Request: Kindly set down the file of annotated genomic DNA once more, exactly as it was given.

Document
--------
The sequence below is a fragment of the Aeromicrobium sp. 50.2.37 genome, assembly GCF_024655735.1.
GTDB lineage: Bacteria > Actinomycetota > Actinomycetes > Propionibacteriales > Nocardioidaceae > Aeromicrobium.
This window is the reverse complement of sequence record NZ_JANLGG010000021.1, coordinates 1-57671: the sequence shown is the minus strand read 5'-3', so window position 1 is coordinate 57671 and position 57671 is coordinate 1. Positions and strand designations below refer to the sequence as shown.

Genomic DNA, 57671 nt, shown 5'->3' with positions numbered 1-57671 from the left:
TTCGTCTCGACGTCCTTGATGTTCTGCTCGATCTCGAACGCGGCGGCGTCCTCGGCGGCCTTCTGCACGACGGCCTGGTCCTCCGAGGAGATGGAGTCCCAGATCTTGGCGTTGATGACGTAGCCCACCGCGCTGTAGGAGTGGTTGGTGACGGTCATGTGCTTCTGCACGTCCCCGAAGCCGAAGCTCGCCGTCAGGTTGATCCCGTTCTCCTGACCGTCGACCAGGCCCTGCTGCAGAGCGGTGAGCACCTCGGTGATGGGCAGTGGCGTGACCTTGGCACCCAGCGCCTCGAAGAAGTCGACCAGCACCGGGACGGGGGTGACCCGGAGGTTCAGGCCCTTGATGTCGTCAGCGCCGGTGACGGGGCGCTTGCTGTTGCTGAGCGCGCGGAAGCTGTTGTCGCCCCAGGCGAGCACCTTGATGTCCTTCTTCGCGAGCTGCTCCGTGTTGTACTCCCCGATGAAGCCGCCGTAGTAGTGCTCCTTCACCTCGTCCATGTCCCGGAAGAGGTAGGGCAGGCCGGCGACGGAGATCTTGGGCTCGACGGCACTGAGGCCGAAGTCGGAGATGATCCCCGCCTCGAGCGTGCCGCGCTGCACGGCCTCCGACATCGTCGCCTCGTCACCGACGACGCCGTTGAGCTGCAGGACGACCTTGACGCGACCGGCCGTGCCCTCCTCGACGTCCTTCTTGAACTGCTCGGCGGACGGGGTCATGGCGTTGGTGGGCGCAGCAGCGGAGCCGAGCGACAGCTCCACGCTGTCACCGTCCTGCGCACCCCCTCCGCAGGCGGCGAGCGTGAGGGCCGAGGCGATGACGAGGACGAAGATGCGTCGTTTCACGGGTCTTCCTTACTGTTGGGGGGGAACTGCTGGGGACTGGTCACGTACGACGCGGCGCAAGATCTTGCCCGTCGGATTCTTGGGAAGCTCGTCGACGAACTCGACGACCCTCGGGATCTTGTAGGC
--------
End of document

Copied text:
The sequence below is a fragment of the Aeromicrobium sp. 50.2.37 genome, assembly GCF_024655735.1.
GTDB lineage: Bacteria > Actinomycetota > Actinomycetes > Propionibacteriales > Nocardioidaceae > Aeromicrobium.
This window is the reverse complement of sequence record NZ_JANLGG010000021.1, coordinates 1-57671: the sequence shown is the minus strand read 5'-3', so window position 1 is coordinate 57671 and position 57671 is coordinate 1. Positions and strand designations below refer to the sequence as shown.

Genomic DNA, 57671 nt, shown 5'->3' with positions numbered 1-57671 from the left:
TTCGTCTCGACGTCCTTGATGTTCTGCTCGATCTCGAACGCGGCGGCGTCCTCGGCGGCCTTCTGCACGACGGCCTGGTCCTCCGAGGAGATGGAGTCCCAGATCTTGGCGTTGATGACGTAGCCCACCGCGCTGTAGGAGTGGTTGGTGACGGTCATGTGCTTCTGCACGTCCCCGAAGCCGAAGCTCGCCGTCAGGTTGATCCCGTTCTCCTGACCGTCGACCAGGCCCTGCTGCAGAGCGGTGAGCACCTCGGTGATGGGCAGTGGCGTGACCTTGGCACCCAGCGCCTCGAAGAAGTCGACCAGCACCGGGACGGGGGTGACCCGGAGGTTCAGGCCCTTGATGTCGTCAGCGCCGGTGACGGGGCGCTTGCTGTTGCTGAGCGCGCGGAAGCTGTTGTCGCCCCAGGCGAGCACCTTGATGTCCTTCTTCGCGAGCTGCTCCGTGTTGTACTCCCCGATGAAGCCGCCGTAGTAGTGCTCCTTCACCTCGTCCATGTCCCGGAAGAGGTAGGGCAGGCCGGCGACGGAGATCTTGGGCTCGACGGCACTGAGGCCGAAGTCGGAGATGATCCCCGCCTCGAGCGTGCCGCGCTGCACGGCCTCCGACATCGTCGCCTCGTCACCGACGACGCCGTTGAGCTGCAGGACGACCTTGACGCGACCGGCCGTGCCCTCCTCGACGTCCTTCTTGAACTGCTCGGCGGACGGGGTCATGGCGTTGGTGGGCGCAGCAGCGGAGCCGAGCGACAGCTCCACGCTGTCACCGTCCTGCGCACCCCCTCCGCAGGCGGCGAGCGTGAGGGCCGAGGCGATGACGAGGACGAAGATGCGTCGTTTCACGGGTCTTCCTTACTGTTGGGGGGGAACTGCTGGGGACTGGTCACGTACGACGCGGCGCAAGATCTTGCCCGTCGGATTCTTGGGAAGCTCGTCGACGAACTCGACGACCCTCGGGATCTTGTAGGC